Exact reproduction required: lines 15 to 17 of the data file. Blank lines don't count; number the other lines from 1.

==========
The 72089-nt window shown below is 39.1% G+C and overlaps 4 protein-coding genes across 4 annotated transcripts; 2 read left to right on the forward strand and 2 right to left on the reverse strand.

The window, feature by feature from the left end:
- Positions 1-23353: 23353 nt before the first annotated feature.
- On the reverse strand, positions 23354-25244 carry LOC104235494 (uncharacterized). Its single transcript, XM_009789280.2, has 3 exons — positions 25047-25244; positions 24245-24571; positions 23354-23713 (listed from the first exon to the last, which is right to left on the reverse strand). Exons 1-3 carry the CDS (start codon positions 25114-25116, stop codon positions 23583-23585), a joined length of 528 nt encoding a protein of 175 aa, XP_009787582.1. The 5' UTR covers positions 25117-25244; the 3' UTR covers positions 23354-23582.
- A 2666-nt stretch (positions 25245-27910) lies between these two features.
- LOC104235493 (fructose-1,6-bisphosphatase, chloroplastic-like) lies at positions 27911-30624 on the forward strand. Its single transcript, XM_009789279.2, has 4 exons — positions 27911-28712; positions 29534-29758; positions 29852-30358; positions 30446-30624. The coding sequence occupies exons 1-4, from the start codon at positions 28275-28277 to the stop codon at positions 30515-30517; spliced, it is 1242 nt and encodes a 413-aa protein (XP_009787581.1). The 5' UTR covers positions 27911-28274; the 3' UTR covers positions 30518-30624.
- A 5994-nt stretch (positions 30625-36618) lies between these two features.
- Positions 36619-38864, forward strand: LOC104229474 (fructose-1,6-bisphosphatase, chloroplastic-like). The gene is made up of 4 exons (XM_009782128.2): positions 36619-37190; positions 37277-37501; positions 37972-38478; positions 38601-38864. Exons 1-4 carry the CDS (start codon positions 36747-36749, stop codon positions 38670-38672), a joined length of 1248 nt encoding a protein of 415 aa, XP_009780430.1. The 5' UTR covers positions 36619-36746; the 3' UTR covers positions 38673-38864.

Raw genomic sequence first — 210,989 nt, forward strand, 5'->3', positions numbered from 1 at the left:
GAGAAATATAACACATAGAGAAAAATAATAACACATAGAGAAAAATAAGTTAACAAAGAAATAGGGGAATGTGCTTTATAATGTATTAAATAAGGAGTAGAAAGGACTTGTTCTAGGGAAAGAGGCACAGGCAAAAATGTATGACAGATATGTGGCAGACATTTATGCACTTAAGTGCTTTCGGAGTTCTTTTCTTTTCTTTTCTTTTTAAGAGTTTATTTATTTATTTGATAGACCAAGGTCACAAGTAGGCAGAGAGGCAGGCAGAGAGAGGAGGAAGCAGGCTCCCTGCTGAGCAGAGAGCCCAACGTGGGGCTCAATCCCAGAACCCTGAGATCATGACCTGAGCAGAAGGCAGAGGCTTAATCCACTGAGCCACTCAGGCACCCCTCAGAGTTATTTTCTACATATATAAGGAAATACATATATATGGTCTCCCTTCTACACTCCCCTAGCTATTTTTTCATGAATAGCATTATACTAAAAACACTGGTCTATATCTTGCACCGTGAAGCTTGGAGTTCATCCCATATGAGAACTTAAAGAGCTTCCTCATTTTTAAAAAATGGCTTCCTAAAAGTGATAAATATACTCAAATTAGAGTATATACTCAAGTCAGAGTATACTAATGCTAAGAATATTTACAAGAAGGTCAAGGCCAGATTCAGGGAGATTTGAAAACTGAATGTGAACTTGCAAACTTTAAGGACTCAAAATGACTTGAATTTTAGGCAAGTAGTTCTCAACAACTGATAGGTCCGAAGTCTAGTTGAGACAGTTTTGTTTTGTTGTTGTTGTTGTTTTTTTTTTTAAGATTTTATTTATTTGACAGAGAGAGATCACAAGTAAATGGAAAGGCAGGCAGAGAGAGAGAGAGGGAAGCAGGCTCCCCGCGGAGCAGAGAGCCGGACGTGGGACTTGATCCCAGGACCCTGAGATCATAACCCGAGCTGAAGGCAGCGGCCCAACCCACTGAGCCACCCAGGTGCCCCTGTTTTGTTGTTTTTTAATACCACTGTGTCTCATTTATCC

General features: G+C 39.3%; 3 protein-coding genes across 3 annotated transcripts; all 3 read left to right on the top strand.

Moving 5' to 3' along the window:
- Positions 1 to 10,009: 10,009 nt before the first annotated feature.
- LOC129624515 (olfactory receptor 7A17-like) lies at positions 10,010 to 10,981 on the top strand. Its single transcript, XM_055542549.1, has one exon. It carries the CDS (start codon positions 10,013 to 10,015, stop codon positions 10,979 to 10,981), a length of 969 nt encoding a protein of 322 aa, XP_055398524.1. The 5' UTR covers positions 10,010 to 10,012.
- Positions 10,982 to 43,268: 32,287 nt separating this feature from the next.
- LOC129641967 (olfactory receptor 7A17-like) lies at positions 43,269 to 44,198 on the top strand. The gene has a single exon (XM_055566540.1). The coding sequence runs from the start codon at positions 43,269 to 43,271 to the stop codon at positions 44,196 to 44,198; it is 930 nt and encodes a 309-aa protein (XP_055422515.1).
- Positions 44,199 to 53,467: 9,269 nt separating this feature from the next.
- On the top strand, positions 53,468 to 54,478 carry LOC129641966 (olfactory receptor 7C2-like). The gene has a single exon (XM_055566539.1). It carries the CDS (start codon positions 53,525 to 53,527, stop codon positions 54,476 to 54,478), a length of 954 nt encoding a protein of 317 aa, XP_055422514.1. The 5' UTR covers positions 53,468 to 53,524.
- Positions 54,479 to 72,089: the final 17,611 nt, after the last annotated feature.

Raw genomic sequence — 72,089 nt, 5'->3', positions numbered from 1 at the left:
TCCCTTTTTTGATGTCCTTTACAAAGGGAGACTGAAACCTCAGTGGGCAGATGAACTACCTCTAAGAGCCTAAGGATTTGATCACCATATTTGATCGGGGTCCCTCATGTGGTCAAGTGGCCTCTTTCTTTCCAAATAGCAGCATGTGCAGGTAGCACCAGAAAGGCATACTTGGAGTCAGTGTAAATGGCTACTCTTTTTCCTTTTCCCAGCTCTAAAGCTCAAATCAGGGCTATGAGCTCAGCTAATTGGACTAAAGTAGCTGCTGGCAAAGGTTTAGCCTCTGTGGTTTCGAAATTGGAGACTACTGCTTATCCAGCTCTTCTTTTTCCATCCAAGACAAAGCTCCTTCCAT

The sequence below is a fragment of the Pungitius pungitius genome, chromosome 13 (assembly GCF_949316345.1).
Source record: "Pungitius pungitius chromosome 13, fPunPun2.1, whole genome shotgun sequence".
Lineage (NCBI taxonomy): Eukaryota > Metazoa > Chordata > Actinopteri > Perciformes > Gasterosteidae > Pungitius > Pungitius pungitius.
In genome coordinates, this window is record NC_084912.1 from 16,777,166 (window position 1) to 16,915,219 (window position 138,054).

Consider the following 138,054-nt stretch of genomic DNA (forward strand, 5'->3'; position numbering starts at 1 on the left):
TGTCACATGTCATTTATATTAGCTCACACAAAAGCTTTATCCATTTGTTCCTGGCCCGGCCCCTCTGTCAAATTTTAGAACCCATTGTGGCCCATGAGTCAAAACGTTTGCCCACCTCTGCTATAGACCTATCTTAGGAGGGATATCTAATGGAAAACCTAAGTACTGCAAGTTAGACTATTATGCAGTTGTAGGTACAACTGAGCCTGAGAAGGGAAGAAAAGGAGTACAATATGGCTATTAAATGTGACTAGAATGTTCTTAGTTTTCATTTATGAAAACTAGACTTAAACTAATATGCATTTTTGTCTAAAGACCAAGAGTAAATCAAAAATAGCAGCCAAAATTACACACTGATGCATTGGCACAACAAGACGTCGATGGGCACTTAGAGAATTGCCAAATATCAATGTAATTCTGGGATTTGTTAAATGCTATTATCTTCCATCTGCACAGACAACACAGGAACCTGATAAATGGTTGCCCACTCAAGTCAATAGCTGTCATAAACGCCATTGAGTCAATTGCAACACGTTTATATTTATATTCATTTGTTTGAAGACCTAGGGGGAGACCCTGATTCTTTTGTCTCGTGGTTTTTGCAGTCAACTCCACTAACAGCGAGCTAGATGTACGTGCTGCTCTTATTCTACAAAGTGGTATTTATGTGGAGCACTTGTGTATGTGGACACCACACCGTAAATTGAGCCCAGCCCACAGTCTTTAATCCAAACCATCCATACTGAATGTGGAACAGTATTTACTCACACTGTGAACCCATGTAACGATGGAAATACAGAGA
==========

- Positions 10,982 to 43,268: 32,287 nt separating this feature from the next.
- LOC129641967 (olfactory receptor 7A17-like) lies at positions 43,269 to 44,198 on the top strand. The gene has a single exon (XM_055566540.1). The coding sequence runs from the start codon at positions 43,269 to 43,271 to the stop codon at positions 44,196 to 44,198; it is 930 nt and encodes a 309-aa protein (XP_055422515.1).
- Positions 44,199 to 53,467: 9,269 nt separating this feature from the next.